Wednesday, August 12, 2020
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MALE SURVIVORS

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IT HAPPENS TO MEN TOO

It has been said and believed by most that men cannot be raped. Like Lady Gaga said, “you won’t know how it feels TILL IT HAPPENS TO YOU.” As a survivor of rape, I know how it feels, and men’s health is at risk. Society created the idea that men can’t be a victim. Double standards hurt everyone. 

Would you believe that one in six boys have been sexually abused or assaulted before their 18th birthday? Most people won’t think so, but according to Psychiatric Times, this number has risen to one in four men. We often hear about the opposite gender as a victim, but rarely we see men speaking up. On Channel 5, Sam shared his story about being raped: “I Didn’t Think a Man Could be Raped”. Sam was raped by two men in Manchester, which caused him to have suicidal thoughts so that he wouldn’t have to deal with the pain of being raped. Anyone can be a victim of rape. 

According to the Central MN Sexual Assault Center, 1 in 33 American men in their lifetime, 3% of boys grades 5-8, and 5% of boys in grades 9-12, 30% of men with intellectual disabilities have experienced sexual assault or abuse. Regardless of the disheartening statistics, 15 out of 16 predators walk free, and according to Rainn, “out of every 1000 sexual assaults 995 perpetrators will walk free”. 

When I started college, I began to learn about sexual assault, which made me question my history. I went to the school clinic, talked to the psychiatrist about my past, and to my surprise, she said that I was a victim.  That changed my world because, like so many men, I never thought there was a possibility. The truth is, BBC Future reported, “One meta-analysis found that 60% of victims didn’t acknowledge that they had been raped.”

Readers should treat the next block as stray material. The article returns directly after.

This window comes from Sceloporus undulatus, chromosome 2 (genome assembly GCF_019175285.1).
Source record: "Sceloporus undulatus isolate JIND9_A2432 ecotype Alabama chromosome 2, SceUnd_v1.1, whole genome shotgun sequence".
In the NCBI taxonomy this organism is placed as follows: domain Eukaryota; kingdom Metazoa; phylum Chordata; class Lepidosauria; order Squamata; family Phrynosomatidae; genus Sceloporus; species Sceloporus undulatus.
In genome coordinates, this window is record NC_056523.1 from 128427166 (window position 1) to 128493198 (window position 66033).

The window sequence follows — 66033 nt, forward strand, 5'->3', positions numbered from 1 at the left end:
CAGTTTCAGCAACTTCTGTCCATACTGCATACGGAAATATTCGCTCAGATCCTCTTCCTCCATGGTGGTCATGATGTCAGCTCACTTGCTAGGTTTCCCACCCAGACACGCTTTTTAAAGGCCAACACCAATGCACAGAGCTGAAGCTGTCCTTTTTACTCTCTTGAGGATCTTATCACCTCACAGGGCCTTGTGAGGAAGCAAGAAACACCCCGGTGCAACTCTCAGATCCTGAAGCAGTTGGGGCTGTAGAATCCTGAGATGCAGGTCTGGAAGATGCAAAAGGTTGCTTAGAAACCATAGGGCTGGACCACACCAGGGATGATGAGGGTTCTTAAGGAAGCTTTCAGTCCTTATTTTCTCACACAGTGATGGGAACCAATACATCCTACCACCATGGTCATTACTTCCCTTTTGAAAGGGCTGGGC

The Telegraph on YouTube has a video title” #metoo: Six reasons why men do not report sexual harassment:

  • Fewer men are victims. 
  • They fear they won’t be believed. 
  • Hypermasculinity makes the idea of a man being a victim taboo. 
  • Male rape survivors who seek help question their sexuality. For example, if a man abused them, the victim wonder, “does this make me gay?” 
  • They lack social support. 
  • They lack institutional support. For example, men are often viewed as the predator, which doesn’t help us in social or institutional support. 

Yes, fewer men are victims of sexual assault or abuse, but that doesn’t mean we can’t be a victim. Don’t be quick to judge a man’s masculinity because he identifies as a victim or survivor; you won’t know until it happens to you. Society created the idea that men can’t be a victim. Double standards hurt everyone.